Does it fit my schedule? Does it match my interests? Does it fulfill any course requirements? Do I have the prerequisites? What do I know about the professor? Will this course be offered again soon? Here are some of the thoughts I have on some
of my former professors, and the courses they taught.

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Waterloo Region Transit

Last month, there was a little commuter challenge in the Waterloo Region, in which Kitchener Mayor Carl Zehr, Waterloo Mayor Brenda Halloran, and 570 News announcer Mike Farwell traveled by Hybrid car, bus transit, and bicycle between Waterloo Town Square and Cambridge City Hall, where they were met by Cambridge Mayor Doug Craig. The results were mostly unsurprising. Transit by car is clearly the fastest, completing the journey in 33 minutes. The trip by bus completed in just under an hour. What did surprise me was that the cyclist arrived only fifteen minutes after the bus.

With the recent announcement by the federal government, promising up to $265 million dollars for the regional rapid transit plan, involving rapid light rail, I think it’s worthwhile mentioning that some areas of Waterloo Region don’t have bus service at all. When I attempt to use Grand River Transit’s trip finder to plan a trip, entering my location can’t even find me a bus that goes nearby. Using Google Maps, I find out that the nearest bus route is a half-hour walk from my house. I’m inside Kitchener city limits, and this walk would be along developed streets. It’s not like I’m walking through the woods to Grandma’s house here.

The remainder of the route would still take another hour to an hour and a quarter to complete a trip to the University of Waterloo, near where I work. I can complete the drive in under a half hour, less than the time required to walk to the nearest bus stop. Waterloo Region council can talk all they want about how awesome the rapid light rail will be, and how it will encourage higher density development along the core of the region, but until a bus route comes near my neighbourhood, I won’t be using it. Waterloo Region is still very much an automobile oriented community, and tossing money at light rail is not going to be the quick fix that some members of the community is suggesting.

What the rapid light rail plans can provide is a fast central corridor, which will supposedly build up the core of the cities. The city then needs to work on bus lines that link up to the rapid light rail line as quickly as possible. If a bus could get me from my neighbourhood to the light rail in a reasonable amount of time, the regional transit system could then start to become competitive, at least in my mind.

Current Reading

A quick overview of my current reading projects.

The Reading Nation in the Romantic Period, by William St Clair

As can likely be guessed by the title, this is an academic study of reading habits throughout the Romantic period. It actually goes further than this, with a thorough examination of how intellectual property laws were developed to support the printing industry, and how this affected book prices, print runs, and general availability of books through the Romantic and Victorian ages. There are roughly three hundred pages of appendices containing tables of print runs and unit price of various works of interest throughout the period. It’s a very complex study, and I’ve only read a few chapters so far, but I’ve been quite impressed so far. The impact of intellectual property is especially relevant today, especially when one considers the Google Books settlement. I’m certainly oversimplifying the importance of this book, I just haven’t read enough of it yet to fully grasp whats going on.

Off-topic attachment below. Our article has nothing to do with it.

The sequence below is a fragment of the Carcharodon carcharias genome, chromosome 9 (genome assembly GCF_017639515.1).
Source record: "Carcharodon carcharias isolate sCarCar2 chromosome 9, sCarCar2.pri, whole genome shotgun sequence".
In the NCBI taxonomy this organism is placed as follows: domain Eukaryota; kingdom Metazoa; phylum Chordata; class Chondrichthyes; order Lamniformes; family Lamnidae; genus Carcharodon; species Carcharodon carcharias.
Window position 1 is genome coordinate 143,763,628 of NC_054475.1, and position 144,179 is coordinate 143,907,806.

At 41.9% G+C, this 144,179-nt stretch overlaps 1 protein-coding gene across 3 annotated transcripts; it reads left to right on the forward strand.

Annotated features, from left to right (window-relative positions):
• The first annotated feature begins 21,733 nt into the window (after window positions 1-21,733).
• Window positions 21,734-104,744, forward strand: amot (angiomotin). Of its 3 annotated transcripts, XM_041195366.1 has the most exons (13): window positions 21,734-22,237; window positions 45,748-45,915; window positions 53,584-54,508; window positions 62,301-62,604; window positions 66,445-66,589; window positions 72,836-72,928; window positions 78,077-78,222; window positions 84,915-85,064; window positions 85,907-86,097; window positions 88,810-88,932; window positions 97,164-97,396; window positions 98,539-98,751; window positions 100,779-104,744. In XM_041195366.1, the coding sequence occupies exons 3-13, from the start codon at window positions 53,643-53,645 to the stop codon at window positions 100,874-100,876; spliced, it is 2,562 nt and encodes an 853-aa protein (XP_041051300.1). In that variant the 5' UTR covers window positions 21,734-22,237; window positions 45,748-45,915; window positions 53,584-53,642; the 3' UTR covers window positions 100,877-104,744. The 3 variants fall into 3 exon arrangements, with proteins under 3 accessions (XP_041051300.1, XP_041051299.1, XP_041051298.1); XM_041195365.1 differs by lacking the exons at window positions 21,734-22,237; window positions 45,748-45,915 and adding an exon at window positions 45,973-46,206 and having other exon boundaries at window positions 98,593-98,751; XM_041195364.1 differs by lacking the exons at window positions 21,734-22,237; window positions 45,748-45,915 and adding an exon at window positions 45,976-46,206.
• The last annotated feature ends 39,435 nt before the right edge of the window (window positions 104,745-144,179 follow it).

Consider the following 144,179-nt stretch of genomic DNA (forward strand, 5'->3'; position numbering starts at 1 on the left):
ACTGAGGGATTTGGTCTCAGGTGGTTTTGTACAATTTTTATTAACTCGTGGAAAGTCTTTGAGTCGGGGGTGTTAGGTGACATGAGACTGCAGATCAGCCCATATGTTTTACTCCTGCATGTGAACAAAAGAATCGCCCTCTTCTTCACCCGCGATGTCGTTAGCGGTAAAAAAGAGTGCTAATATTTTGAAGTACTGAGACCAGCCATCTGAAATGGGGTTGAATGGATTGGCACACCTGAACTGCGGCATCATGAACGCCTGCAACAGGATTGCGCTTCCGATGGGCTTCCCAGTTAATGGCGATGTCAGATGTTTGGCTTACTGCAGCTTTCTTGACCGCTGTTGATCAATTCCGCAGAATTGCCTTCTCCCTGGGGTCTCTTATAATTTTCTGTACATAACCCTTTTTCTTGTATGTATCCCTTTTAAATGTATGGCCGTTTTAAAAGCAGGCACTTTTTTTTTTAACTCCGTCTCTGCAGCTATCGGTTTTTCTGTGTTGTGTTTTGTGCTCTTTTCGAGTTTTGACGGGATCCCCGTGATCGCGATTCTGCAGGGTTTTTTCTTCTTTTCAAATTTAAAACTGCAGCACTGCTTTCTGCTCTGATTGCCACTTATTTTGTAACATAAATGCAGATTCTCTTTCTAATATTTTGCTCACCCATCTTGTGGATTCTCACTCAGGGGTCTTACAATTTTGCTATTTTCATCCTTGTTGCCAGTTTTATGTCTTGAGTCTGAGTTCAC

The Last Man, by Mary Shelley

I’m reading the Bison Books edition from 2006, which aside from a few minor alterations, exactly follows the text of the first (1826) edition. I’ve only read two chapters so far, and I intend on taking notes while reading this. I can see some similarities already with Frankenstein, as Lionel starts out a rough savage, to be later educated in the classics. The opening chapters focus on the wilderness and freedom of youth, which I expect to recur as the novel progresses. It should be a most interesting novel.

Campus Chills, edited by Mark Leslie

I read several of the stories in this anthology when it launched, and I’m finally getting around to finishing it off. The best stories so far have been ones deeply rooted in a particular location. Three of the stories were written by Waterloo graduates. Julie E. Czerneda’s “The Forever Brotherhood”, James Alan Gardner’s “Truth-Poison”, and Douglas Smith’s “Radio Nowhere” all take place on the Waterloo campus. I was fortunate enough to attend the book launch in October, and all three read excerpts from their stories. Kimberly Foottit and Mark Leslie wrote “Prospero’s Ghost” which takes place at McMaster. “Different Skins” by Michael Kelly takes place on Philosopher’s Walk at the University of Toronto.

The story I liked best from this anthology is Douglas Smith’s “Radio Nowhere“, which has recently been posted on his website. While all the stories give some view of the supernatural, hauntings and horror, “Radio Nowhere” also carried a great melancholic sense of guilt and  loss. It’s a great story.

I’m reading some other books at the moment as well, but they’re currently on hold while I focus on these.